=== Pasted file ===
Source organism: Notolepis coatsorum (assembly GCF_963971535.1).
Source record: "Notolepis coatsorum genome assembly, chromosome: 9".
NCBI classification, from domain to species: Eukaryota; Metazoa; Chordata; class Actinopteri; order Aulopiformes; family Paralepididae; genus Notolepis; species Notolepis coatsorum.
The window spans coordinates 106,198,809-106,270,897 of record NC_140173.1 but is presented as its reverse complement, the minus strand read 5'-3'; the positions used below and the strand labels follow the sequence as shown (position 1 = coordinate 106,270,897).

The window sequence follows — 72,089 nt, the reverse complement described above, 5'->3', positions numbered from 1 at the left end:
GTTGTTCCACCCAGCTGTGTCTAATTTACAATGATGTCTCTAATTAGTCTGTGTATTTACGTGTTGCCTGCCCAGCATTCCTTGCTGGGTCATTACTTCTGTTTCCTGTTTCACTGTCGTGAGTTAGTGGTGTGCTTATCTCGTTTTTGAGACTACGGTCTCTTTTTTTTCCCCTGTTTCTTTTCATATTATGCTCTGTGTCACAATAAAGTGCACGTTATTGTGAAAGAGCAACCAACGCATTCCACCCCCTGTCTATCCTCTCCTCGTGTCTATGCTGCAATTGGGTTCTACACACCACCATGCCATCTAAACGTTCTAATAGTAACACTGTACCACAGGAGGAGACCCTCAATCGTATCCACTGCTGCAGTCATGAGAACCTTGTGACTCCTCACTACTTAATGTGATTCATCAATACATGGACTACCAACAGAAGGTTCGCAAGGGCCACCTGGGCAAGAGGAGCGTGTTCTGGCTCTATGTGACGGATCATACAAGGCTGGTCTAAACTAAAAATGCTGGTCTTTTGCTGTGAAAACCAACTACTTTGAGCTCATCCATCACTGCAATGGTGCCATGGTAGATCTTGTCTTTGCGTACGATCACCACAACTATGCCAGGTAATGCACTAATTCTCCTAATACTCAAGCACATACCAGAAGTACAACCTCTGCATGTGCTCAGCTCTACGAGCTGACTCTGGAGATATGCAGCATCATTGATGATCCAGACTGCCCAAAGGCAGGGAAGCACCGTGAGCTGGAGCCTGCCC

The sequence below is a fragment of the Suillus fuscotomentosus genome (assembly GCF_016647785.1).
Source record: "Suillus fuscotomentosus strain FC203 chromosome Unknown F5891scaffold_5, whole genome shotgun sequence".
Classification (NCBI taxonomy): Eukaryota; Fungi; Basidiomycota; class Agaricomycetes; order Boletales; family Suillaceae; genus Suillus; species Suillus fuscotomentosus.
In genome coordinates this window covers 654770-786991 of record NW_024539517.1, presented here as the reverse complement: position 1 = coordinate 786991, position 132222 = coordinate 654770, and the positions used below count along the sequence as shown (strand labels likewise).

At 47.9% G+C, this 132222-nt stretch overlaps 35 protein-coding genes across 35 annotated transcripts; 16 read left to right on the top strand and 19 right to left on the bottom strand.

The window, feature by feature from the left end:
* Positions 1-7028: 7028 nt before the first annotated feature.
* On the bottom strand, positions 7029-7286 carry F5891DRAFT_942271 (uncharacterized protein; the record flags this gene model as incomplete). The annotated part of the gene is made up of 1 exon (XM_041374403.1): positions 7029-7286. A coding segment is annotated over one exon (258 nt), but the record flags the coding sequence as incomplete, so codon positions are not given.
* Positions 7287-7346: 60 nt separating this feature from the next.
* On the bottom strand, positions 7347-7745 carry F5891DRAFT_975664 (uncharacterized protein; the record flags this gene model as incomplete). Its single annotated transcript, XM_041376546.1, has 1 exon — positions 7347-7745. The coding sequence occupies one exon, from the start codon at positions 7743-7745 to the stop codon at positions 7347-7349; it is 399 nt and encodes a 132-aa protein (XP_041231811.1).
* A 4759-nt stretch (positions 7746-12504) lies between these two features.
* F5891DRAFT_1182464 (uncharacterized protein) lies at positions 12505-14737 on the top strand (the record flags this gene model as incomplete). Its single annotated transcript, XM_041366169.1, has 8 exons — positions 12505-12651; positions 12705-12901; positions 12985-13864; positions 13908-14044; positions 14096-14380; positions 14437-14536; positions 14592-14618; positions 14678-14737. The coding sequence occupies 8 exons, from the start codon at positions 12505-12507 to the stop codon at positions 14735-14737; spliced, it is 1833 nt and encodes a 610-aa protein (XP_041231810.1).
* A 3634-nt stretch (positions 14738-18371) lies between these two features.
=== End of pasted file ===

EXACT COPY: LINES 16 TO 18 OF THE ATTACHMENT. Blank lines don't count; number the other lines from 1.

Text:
* On the bottom strand, positions 7347-7745 carry F5891DRAFT_975664 (uncharacterized protein; the record flags this gene model as incomplete). Its single annotated transcript, XM_041376546.1, has 1 exon — positions 7347-7745. The coding sequence occupies one exon, from the start codon at positions 7743-7745 to the stop codon at positions 7347-7349; it is 399 nt and encodes a 132-aa protein (XP_041231811.1).
* A 4759-nt stretch (positions 7746-12504) lies between these two features.
* F5891DRAFT_1182464 (uncharacterized protein) lies at positions 12505-14737 on the top strand (the record flags this gene model as incomplete). Its single annotated transcript, XM_041366169.1, has 8 exons — positions 12505-12651; positions 12705-12901; positions 12985-13864; positions 13908-14044; positions 14096-14380; positions 14437-14536; positions 14592-14618; positions 14678-14737. The coding sequence occupies 8 exons, from the start codon at positions 12505-12507 to the stop codon at positions 14735-14737; spliced, it is 1833 nt and encodes a 610-aa protein (XP_041231810.1).